The Women Empowerment and Gender Equality Transformation Collaborative Committee (WEGE TCC), spearheaded by the Council for the Built Environment (CBE), promotes the participation of women in the built environment in the South African economy and fair treatment in their areas of work.
Despite the strong business case for gender diversity in the built environment, the gender representation, advancement, and retention of women in the sector remains an elusive dream with the latest figures released by StatsSA showing that women make up more than 50% of the South African population; however, only 13% of registered persons within the built environment professions were women in 2021.
“Like any other professions in the country, the built environment sector is facing serious challenges: Slow pace of transformation, ageing personnel, shortage of critical skills and high unemployment rates, especially amongst our youth. It is therefore important for the sector to take strides and develops strategies on how best to address crucial issues identified in the skills pipeline strategy for the built environment, especially gender representation, participation, and retention”, says Msizi Myeza, CEO at the Council for the Built Environment.
Various studies corroborate that while it is important to raise alarms about the slow pace of transformation, the gender gap in the built environment commences in primary school and that is where we must intervene. Moreover, a report by the African Academy of Science revealed that by primary school the belief of ‘girl jobs” and “boy jobs” are already entrenched, meaning that the gendered school curriculum also influences girls’ and boys’ future career choices. A growing body of evidence indicates that female attrition in built environment professions occurs increasingly at the point between tertiary education completion and career transition.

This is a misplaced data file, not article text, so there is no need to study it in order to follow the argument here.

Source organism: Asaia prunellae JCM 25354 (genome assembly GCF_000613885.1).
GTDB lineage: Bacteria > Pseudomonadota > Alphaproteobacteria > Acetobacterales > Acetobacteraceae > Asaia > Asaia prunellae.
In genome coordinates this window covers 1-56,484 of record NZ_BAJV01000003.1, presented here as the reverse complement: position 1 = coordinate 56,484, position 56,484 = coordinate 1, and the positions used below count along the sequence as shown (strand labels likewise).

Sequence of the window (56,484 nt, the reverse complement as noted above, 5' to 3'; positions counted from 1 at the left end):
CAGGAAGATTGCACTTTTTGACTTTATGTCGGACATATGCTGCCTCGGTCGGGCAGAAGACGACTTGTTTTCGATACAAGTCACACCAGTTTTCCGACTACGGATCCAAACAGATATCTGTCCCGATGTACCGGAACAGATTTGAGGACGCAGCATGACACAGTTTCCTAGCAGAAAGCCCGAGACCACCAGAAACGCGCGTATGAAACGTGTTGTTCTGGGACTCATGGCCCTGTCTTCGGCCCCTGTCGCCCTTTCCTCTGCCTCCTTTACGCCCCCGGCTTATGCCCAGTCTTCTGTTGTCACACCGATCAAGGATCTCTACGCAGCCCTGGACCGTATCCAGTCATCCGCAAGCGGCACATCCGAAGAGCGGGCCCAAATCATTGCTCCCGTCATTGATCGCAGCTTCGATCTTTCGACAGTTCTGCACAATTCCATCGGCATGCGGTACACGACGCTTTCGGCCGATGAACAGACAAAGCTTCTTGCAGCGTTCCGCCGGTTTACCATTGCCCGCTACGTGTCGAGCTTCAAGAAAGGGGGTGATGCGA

Globally, statistics show that women exit architecture, engineering and construction professions at a higher rate compared to their male counterparts and females leave within the first five years post-graduation. In 2014, the Engineering Council of South Africa (ECSA) reported that 70% of the women who graduated with engineering degrees left the profession after starting their careers because they felt isolated in their jobs. Numerous studies confirm that women who leave the professions had limited access to career advancement and were dissatisfied over renumeration than those who persisted. Other major obstacles that women encounter in the workforce include sexual harassment, inflexible work practices, lack of sanitary facilities on construction sites and the masculine culture of the industry.
“The CBE believes achieving gender equality in the built environment requires a multi-pronged approach, combining hard and soft laws, strategies, including setting of targets, that are enforced and monitored. Therefore, the alignment between South Africa’s economic, gender, and procurement policies becomes instrumental for the attainment of transformation in the built environment. CBE also believes that this can be achieved through the formulation of gender sensitive policy frameworks and interventions to improve the working conditions of women”, adds Myeza.
The work of the Women Empowerment and Gender Equality Transformation Collaborative Committee is anchored around creating a diverse and inclusive built environment, by building the pipeline of female talent throughout the skills pipeline, identifying support for female entrepreneurship, advocating and promotion of gender inclusive policy and procurement, facilitating the representation and participation of women in key decision-making structures, coordination of coaching and mentorship initiatives and through the creation of platforms for strategic partnerships and networking.
Interventions that bolder women’s feelings of belonging in the built environment are critical at post-secondary and early career levels, long-term career development, career re-entry programmes which encourage women to resume their careers after taking a break to start a family, mentoring professional coaching and professional development and flexible work practices are also critical for the development and retention of women.
In conclusion, Myeza says, “The Council for the Built Environment encourages built environment professionals and councils to champion transformation by positioning themselves as an agent for the change we desire to see in the profession.”
For more information on the Council for the Built Environment, and the Women Empowerment and Gender Equality Transformation Collaborative Committee, visit www.cbe.org.za